Is Something Missing from Science Education?If you’ve ever been frustrated at having to explain the difference between a scientific theory and a hypothesis, you’re hardly alone. But it’s not just folks without a science background who get confused over the terminology; even some science grads have trouble telling a fact from a law. And some in the scientific community worry that this signals a deeper problem with current science education.James Williams, a science education lecturer at the University of Sussex, teaches university graduates with science degrees who wish to become science educators. In this month’s issue of The Scientist, Williams wrote that his graduate students, despite possessing adequate technical knowledge, frequently fall short on the basic language of scientific practice. In surveying 74 such graduates from various universities, Williams reports that:
• 76% equated a fact with 'truth' and 'proven' • 23% defined a theory as 'unproven ideas' with less than half (47%) recognizing a theory as a well evidenced exposition of a natural phenomenon • 34% defined a law as a rule not to be broken, and forty-one percent defined it as an idea that science fully supports. • Definitions of 'hypothesis' were the most consistent, with 61% recognizing the predictive, testable nature of hypotheses. The results show a lack of understanding of what scientific theories and laws are. And the nature of a 'fact' in science was not commonly understood, with only 11% defining a fact as evidence or data. Here are just a few of their definitions of a scientific theory: "An idea based on a little evidence, not fact"; "an idea about something, not necessarily true"; "unproven ideas."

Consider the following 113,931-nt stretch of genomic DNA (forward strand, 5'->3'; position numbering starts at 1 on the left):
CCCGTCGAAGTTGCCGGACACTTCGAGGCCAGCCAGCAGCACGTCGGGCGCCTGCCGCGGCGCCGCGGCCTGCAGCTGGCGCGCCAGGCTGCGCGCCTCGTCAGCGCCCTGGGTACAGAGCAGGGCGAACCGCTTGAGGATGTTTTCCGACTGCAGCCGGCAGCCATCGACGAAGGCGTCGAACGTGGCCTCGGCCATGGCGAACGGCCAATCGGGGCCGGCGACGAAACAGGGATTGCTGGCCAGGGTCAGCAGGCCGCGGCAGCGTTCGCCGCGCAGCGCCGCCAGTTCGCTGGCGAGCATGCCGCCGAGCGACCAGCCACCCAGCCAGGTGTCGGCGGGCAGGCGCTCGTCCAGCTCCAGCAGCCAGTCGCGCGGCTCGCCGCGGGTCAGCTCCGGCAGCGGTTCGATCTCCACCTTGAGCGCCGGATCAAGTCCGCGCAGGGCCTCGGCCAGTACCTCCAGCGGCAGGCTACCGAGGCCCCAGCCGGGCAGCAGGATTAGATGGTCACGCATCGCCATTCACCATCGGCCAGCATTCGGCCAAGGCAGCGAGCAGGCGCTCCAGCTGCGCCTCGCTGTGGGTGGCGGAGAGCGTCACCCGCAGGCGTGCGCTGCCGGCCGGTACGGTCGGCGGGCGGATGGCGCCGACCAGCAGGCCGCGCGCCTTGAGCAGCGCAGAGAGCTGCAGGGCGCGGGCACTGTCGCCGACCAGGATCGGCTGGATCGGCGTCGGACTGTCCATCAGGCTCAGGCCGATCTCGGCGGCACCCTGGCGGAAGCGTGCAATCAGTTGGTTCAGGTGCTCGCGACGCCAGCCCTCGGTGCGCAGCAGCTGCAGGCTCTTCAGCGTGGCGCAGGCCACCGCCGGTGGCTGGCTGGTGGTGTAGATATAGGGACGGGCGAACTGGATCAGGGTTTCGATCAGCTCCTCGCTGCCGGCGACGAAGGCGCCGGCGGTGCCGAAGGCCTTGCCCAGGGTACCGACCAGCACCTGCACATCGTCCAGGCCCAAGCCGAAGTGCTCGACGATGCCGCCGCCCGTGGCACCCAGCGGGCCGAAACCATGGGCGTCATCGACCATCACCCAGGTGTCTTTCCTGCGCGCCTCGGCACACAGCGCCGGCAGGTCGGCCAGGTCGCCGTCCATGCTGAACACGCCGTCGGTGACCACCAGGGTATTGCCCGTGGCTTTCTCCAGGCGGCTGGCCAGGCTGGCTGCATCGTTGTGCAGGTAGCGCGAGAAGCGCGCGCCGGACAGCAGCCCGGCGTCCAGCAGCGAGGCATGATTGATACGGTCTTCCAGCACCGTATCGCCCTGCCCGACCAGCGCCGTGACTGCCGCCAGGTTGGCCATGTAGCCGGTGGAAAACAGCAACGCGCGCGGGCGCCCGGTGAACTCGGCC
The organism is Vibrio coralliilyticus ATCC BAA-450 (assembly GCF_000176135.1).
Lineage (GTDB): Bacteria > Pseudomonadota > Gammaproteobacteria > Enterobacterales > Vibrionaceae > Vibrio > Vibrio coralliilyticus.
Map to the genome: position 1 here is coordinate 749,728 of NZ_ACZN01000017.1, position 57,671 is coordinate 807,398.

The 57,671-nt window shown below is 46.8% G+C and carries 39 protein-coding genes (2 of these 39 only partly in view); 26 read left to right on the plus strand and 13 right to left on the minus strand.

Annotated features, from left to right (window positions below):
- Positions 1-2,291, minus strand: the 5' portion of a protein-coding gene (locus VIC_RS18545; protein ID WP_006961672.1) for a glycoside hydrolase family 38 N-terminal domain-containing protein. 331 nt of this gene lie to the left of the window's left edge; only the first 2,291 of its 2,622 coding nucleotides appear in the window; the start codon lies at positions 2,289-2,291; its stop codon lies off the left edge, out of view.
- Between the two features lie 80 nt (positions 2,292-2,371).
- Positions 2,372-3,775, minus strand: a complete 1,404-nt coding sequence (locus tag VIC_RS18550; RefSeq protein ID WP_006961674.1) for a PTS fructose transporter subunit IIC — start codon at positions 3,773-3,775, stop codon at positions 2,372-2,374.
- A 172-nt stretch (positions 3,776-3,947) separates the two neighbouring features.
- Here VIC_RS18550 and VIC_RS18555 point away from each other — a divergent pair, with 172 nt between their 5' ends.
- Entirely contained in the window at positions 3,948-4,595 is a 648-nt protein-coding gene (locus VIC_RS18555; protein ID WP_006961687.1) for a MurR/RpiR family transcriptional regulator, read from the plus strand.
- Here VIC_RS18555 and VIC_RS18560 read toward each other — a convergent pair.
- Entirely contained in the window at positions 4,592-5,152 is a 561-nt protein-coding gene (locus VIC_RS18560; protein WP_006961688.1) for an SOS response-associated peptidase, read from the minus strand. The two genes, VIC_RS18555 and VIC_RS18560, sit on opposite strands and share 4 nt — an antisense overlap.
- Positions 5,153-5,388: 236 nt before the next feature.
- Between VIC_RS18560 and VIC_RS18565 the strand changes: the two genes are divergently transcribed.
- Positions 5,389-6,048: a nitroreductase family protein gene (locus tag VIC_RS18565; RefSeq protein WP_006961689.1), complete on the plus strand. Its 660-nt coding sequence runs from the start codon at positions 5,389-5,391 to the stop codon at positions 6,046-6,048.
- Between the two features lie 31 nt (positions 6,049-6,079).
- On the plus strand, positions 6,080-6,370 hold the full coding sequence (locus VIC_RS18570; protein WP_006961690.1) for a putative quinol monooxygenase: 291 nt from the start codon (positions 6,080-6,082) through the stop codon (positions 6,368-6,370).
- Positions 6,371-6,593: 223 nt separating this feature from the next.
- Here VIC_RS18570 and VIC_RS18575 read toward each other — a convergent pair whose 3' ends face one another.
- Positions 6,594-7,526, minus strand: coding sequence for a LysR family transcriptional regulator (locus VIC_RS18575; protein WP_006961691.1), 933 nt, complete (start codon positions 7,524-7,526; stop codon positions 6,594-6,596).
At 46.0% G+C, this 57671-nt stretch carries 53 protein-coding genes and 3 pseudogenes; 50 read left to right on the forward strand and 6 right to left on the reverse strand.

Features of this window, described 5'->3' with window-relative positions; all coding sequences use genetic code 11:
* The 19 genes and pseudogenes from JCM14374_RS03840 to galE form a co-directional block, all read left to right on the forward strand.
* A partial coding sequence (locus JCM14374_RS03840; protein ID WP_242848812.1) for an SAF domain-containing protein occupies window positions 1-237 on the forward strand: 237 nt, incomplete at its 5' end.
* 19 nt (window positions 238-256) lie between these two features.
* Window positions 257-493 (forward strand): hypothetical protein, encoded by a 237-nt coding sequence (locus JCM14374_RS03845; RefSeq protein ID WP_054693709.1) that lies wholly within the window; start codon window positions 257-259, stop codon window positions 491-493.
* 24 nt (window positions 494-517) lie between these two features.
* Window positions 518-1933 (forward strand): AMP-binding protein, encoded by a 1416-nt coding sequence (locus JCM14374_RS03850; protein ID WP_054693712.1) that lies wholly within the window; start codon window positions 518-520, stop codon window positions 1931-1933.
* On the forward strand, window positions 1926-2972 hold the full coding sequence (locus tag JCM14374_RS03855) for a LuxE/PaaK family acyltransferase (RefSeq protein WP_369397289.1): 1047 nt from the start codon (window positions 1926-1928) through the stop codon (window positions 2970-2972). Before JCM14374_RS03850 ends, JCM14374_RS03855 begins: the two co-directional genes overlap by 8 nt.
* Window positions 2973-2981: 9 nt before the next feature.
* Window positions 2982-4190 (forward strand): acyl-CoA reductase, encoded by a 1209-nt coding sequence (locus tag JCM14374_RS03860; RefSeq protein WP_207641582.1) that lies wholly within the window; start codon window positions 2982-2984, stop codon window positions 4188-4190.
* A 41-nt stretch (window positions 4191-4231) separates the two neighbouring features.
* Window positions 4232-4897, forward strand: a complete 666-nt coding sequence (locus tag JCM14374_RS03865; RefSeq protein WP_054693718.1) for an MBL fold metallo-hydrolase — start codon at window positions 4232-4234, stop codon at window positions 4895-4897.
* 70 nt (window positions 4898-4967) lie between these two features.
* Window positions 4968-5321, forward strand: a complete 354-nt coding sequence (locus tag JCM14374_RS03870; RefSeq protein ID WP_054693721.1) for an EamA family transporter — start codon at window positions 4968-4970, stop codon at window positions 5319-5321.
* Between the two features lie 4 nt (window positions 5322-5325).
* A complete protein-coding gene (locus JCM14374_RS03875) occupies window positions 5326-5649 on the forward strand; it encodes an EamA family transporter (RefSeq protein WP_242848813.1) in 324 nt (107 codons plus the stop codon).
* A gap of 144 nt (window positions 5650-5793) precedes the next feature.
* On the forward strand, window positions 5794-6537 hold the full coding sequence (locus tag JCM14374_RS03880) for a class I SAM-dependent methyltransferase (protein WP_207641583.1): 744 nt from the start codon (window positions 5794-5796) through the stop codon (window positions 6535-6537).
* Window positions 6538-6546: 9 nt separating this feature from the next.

Although this survey is hardly proof of widespread epidemic of ignorance among recent science grads, it does suggest that many science programs educate students only in the technical aspects of their field, failing to provide them with the underlying context and purpose of scientific study. And this gap has larger consequences for the non-scientific community, as editor Richard Gallagher notes:
Those students who go on to grad school will presumably be exposed to aspects of the philosophy of science, if only through engaging in research. But this is not so for the group that Williams is working with, trainee teachers. It is an imperative that they and others that are headed into non-research careers have a strong foundation in the philosophy of science. These newly minted graduates are the frontline in promoting rational scientific thought to the community at large – in schools, banks, offices, publishing houses – wherever they take up employment.
Williams fears that failing to educate science graduates in the history and philosophy of science, these grads are ill-equipped to educate a public whose lives increasingly depend on a basic understanding of how scientists operate and what scientific findings really mean. Both he and Gallagher believe that introducing such courses to undergraduate science curricula could go a long way toward making science education more complete. What Makes Science 'Science'? Why the Philosophy of Science Matters [via]